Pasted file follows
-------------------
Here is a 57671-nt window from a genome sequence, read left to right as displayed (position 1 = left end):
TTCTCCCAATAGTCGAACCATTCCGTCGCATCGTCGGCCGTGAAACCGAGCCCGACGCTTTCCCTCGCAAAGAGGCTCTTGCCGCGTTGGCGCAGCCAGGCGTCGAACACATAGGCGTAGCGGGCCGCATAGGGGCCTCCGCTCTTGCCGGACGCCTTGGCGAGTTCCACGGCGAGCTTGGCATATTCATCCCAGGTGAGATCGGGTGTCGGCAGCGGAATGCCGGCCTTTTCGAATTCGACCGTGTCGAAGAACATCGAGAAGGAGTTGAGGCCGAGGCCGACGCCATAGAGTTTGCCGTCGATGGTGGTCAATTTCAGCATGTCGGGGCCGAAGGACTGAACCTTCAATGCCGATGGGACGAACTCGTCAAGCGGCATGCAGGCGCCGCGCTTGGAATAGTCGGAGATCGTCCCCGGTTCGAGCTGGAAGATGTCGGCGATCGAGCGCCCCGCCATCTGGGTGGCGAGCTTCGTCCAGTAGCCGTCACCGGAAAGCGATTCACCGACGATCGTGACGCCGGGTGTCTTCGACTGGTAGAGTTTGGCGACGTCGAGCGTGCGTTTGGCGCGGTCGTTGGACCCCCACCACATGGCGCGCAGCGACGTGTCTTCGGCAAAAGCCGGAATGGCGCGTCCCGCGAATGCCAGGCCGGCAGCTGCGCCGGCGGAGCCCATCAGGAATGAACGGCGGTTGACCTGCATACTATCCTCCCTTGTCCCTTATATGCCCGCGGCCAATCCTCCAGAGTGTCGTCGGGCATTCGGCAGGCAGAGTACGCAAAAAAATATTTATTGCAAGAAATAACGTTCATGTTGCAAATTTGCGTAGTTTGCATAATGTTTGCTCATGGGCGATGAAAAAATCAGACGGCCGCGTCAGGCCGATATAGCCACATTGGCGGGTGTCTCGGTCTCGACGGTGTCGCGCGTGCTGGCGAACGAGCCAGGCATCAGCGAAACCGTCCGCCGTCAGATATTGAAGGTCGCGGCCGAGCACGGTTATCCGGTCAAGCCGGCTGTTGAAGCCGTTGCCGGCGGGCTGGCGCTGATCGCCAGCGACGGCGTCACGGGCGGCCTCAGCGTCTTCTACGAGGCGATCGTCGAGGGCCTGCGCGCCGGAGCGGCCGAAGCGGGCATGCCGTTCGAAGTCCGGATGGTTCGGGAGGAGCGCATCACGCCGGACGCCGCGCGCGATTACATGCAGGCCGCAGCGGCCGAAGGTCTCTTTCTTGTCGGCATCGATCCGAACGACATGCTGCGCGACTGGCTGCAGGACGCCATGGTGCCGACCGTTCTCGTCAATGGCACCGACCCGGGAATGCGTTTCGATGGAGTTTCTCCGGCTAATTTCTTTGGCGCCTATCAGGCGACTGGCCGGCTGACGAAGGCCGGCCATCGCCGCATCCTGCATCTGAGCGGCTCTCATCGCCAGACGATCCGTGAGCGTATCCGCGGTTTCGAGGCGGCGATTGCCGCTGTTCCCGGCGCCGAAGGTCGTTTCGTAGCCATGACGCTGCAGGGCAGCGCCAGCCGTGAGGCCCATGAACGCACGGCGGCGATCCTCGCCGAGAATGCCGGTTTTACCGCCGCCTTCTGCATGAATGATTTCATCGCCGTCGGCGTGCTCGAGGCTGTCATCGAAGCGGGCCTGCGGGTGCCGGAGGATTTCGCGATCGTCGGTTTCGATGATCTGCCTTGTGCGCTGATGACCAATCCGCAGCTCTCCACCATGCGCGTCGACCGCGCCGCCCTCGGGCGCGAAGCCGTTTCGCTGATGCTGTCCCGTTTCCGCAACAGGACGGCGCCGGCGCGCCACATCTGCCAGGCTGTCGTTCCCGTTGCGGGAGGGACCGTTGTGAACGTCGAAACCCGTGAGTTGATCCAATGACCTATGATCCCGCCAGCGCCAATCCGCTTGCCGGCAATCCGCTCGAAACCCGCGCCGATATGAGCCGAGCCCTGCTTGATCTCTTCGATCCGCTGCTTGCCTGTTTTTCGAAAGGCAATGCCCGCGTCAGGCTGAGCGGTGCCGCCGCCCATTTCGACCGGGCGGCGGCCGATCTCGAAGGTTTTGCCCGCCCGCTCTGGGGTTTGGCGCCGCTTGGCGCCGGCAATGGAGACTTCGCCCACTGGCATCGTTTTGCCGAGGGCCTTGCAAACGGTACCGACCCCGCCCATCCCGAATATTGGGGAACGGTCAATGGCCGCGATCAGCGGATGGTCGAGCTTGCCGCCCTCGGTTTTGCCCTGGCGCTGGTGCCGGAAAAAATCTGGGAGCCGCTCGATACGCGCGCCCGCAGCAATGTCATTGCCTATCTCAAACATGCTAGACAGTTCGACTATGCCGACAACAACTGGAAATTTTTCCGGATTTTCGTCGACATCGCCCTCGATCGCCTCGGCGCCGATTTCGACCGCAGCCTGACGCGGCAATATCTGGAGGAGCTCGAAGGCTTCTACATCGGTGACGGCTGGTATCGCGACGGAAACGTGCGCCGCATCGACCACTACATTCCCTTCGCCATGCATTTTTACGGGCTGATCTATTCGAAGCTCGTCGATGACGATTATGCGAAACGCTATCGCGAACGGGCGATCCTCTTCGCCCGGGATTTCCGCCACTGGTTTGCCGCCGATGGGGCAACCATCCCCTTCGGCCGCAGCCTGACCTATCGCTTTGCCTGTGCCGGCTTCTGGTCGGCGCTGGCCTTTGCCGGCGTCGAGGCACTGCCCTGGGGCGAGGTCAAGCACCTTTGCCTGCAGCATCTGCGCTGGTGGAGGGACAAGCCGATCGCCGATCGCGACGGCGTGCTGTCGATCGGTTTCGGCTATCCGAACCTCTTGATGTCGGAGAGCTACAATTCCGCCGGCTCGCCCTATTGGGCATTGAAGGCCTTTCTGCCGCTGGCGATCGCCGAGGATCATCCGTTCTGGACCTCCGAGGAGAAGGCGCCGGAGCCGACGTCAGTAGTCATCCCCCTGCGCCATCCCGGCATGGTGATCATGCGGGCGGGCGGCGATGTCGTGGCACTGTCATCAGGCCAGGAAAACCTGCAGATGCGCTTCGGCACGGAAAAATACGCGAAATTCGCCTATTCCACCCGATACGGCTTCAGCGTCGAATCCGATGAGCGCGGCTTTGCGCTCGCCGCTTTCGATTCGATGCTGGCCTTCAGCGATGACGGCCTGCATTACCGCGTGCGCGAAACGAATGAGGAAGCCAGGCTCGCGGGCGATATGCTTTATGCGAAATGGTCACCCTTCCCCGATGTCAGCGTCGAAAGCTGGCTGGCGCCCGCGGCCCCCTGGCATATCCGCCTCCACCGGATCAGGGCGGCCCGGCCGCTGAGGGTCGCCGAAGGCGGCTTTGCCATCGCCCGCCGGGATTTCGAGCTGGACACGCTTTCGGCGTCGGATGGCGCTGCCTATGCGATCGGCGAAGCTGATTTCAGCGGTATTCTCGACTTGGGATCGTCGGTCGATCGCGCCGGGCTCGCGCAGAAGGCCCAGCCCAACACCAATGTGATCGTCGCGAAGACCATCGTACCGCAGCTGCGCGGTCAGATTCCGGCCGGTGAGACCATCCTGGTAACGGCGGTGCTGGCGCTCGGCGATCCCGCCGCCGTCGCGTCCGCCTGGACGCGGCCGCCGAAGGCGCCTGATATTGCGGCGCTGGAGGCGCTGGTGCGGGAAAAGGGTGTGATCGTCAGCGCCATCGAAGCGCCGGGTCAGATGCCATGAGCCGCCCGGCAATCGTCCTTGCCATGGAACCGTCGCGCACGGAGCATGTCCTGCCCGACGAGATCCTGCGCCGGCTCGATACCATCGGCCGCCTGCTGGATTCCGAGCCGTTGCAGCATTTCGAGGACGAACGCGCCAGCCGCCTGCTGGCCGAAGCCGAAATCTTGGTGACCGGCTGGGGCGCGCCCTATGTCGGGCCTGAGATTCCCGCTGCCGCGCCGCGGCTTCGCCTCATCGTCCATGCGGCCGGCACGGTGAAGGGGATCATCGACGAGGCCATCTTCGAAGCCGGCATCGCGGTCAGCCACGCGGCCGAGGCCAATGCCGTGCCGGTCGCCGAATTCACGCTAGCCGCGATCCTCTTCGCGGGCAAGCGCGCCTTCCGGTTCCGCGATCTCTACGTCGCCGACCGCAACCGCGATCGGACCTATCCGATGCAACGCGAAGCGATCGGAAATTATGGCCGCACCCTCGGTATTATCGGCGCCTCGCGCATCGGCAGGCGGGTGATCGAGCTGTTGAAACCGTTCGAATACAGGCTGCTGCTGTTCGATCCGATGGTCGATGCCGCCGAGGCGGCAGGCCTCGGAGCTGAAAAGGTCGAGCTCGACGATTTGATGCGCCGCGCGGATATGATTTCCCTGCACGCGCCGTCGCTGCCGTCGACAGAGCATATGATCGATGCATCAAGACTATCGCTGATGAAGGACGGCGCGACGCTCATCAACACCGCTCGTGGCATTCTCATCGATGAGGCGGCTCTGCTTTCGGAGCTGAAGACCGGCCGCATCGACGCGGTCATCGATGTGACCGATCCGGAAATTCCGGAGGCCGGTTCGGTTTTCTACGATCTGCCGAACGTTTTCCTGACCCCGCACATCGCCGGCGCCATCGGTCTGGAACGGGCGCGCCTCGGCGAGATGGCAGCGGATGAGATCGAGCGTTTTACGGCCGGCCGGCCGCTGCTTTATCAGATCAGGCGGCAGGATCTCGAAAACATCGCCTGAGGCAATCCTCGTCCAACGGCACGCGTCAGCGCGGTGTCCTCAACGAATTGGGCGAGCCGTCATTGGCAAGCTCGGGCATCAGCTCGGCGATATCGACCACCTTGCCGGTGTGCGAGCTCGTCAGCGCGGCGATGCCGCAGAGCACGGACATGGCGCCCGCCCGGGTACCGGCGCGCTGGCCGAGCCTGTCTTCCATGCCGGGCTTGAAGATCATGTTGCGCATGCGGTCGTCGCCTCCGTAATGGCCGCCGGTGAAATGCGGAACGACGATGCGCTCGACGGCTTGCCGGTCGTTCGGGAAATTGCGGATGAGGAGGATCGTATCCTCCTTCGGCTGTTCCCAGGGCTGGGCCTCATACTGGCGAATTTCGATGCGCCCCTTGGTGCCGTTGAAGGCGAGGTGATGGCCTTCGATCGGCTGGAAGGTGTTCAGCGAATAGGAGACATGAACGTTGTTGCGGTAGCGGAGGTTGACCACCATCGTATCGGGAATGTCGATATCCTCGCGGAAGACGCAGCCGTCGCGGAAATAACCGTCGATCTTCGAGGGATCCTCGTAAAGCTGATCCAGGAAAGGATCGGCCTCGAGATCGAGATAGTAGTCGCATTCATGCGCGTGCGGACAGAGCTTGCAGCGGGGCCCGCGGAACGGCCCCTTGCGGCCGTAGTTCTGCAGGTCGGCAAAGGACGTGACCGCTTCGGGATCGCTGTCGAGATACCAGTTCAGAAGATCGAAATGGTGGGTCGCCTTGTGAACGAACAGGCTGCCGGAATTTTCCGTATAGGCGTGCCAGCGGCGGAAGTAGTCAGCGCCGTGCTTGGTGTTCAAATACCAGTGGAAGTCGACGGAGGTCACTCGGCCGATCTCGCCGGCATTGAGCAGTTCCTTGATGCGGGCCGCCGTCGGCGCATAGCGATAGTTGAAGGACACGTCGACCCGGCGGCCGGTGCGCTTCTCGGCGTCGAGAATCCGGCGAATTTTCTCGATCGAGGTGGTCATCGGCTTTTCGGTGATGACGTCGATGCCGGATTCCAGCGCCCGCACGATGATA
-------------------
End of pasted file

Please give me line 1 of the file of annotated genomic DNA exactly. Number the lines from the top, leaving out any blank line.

Here is a 57671-nt window from a genome sequence, read left to right as displayed (position 1 = left end):